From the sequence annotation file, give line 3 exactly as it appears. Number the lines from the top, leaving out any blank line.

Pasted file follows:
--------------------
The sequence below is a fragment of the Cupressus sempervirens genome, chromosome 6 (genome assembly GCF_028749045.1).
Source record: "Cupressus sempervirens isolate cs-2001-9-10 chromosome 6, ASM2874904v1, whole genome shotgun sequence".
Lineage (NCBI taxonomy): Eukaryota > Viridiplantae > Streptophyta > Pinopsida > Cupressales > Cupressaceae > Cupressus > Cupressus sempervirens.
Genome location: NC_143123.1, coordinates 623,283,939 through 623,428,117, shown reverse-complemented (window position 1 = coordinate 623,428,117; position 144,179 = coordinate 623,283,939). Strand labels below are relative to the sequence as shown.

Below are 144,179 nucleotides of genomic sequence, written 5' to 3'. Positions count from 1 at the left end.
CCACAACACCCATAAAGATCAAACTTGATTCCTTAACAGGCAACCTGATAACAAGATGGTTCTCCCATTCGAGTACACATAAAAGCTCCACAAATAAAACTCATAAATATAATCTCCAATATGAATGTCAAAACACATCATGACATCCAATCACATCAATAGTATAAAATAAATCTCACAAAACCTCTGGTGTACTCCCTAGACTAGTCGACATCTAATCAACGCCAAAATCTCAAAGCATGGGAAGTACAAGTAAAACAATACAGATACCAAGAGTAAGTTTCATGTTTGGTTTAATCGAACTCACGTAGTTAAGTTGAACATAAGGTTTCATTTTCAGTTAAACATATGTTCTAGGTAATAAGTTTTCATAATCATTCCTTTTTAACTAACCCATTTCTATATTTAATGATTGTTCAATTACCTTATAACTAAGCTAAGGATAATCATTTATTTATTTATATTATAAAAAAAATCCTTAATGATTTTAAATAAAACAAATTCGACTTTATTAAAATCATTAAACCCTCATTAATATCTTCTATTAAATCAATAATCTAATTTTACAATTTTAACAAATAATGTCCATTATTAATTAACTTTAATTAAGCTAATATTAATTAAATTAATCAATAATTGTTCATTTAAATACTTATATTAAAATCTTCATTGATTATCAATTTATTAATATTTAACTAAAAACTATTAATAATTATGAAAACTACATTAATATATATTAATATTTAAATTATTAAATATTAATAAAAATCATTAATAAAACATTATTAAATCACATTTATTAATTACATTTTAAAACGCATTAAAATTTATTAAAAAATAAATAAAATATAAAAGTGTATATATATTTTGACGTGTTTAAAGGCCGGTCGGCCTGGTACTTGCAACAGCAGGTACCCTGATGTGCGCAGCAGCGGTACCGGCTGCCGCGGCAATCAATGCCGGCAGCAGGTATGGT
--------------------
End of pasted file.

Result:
Lineage (NCBI taxonomy): Eukaryota > Viridiplantae > Streptophyta > Pinopsida > Cupressales > Cupressaceae > Cupressus > Cupressus sempervirens.